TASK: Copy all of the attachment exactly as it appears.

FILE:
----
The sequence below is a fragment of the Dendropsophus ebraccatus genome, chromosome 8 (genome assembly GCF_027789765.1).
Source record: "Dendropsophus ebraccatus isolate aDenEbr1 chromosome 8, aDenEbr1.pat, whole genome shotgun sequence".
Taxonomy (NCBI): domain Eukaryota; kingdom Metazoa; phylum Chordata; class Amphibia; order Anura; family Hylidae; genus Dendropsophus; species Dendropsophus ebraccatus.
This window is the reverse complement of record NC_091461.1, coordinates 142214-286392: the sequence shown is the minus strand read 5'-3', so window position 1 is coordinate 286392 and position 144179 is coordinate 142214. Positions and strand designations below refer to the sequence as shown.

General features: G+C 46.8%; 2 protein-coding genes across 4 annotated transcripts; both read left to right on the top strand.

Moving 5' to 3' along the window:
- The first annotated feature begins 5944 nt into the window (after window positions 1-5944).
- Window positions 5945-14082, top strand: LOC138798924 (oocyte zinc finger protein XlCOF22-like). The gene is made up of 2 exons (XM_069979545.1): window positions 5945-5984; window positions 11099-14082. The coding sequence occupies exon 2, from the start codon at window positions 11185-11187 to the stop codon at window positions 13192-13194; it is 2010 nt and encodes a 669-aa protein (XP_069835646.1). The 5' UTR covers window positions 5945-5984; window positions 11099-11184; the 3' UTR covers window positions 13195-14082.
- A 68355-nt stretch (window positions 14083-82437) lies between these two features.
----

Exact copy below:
The sequence below is a fragment of the Dendropsophus ebraccatus genome, chromosome 8 (genome assembly GCF_027789765.1).
Source record: "Dendropsophus ebraccatus isolate aDenEbr1 chromosome 8, aDenEbr1.pat, whole genome shotgun sequence".
Taxonomy (NCBI): domain Eukaryota; kingdom Metazoa; phylum Chordata; class Amphibia; order Anura; family Hylidae; genus Dendropsophus; species Dendropsophus ebraccatus.
This window is the reverse complement of record NC_091461.1, coordinates 142214-286392: the sequence shown is the minus strand read 5'-3', so window position 1 is coordinate 286392 and position 144179 is coordinate 142214. Positions and strand designations below refer to the sequence as shown.

General features: G+C 46.8%; 2 protein-coding genes across 4 annotated transcripts; both read left to right on the top strand.

Moving 5' to 3' along the window:
- The first annotated feature begins 5944 nt into the window (after window positions 1-5944).
- Window positions 5945-14082, top strand: LOC138798924 (oocyte zinc finger protein XlCOF22-like). The gene is made up of 2 exons (XM_069979545.1): window positions 5945-5984; window positions 11099-14082. The coding sequence occupies exon 2, from the start codon at window positions 11185-11187 to the stop codon at window positions 13192-13194; it is 2010 nt and encodes a 669-aa protein (XP_069835646.1). The 5' UTR covers window positions 5945-5984; window positions 11099-11184; the 3' UTR covers window positions 13195-14082.
- A 68355-nt stretch (window positions 14083-82437) lies between these two features.